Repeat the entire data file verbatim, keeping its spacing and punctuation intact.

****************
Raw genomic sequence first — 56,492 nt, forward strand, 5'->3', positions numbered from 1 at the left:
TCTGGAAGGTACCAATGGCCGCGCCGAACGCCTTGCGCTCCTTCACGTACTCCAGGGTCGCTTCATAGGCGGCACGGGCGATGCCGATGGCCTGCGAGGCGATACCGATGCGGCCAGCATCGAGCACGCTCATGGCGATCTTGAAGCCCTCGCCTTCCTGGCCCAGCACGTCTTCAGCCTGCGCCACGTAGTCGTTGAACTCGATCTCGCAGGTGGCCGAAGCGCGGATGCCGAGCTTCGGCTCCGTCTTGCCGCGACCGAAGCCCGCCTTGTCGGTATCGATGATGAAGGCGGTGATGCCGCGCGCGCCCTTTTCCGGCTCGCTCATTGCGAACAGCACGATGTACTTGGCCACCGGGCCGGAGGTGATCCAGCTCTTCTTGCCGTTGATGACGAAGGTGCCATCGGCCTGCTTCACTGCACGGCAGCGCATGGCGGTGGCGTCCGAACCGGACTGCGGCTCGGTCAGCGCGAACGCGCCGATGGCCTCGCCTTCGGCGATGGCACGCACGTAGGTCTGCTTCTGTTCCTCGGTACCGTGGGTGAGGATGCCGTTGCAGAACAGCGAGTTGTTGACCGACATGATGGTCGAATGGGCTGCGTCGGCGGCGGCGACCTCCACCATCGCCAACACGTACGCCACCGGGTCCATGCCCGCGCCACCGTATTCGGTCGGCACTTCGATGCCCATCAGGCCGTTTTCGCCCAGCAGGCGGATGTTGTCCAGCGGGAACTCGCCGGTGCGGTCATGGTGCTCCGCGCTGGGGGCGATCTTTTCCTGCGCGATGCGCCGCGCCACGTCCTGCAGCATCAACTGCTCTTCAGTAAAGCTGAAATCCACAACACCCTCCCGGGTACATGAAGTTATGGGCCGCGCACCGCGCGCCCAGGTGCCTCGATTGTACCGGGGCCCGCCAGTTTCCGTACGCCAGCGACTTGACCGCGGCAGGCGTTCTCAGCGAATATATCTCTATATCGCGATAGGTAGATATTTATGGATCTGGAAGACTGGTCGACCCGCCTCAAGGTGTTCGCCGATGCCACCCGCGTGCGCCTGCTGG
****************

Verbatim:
Raw genomic sequence first — 56,492 nt, forward strand, 5'->3', positions numbered from 1 at the left:
TCTGGAAGGTACCAATGGCCGCGCCGAACGCCTTGCGCTCCTTCACGTACTCCAGGGTCGCTTCATAGGCGGCACGGGCGATGCCGATGGCCTGCGAGGCGATACCGATGCGGCCAGCATCGAGCACGCTCATGGCGATCTTGAAGCCCTCGCCTTCCTGGCCCAGCACGTCTTCAGCCTGCGCCACGTAGTCGTTGAACTCGATCTCGCAGGTGGCCGAAGCGCGGATGCCGAGCTTCGGCTCCGTCTTGCCGCGACCGAAGCCCGCCTTGTCGGTATCGATGATGAAGGCGGTGATGCCGCGCGCGCCCTTTTCCGGCTCGCTCATTGCGAACAGCACGATGTACTTGGCCACCGGGCCGGAGGTGATCCAGCTCTTCTTGCCGTTGATGACGAAGGTGCCATCGGCCTGCTTCACTGCACGGCAGCGCATGGCGGTGGCGTCCGAACCGGACTGCGGCTCGGTCAGCGCGAACGCGCCGATGGCCTCGCCTTCGGCGATGGCACGCACGTAGGTCTGCTTCTGTTCCTCGGTACCGTGGGTGAGGATGCCGTTGCAGAACAGCGAGTTGTTGACCGACATGATGGTCGAATGGGCTGCGTCGGCGGCGGCGACCTCCACCATCGCCAACACGTACGCCACCGGGTCCATGCCCGCGCCACCGTATTCGGTCGGCACTTCGATGCCCATCAGGCCGTTTTCGCCCAGCAGGCGGATGTTGTCCAGCGGGAACTCGCCGGTGCGGTCATGGTGCTCCGCGCTGGGGGCGATCTTTTCCTGCGCGATGCGCCGCGCCACGTCCTGCAGCATCAACTGCTCTTCAGTAAAGCTGAAATCCACAACACCCTCCCGGGTACATGAAGTTATGGGCCGCGCACCGCGCGCCCAGGTGCCTCGATTGTACCGGGGCCCGCCAGTTTCCGTACGCCAGCGACTTGACCGCGGCAGGCGTTCTCAGCGAATATATCTCTATATCGCGATAGGTAGATATTTATGGATCTGGAAGACTGGTCGACCCGCCTCAAGGTGTTCGCCGATGCCACCCGCGTGCGCCTGCTGG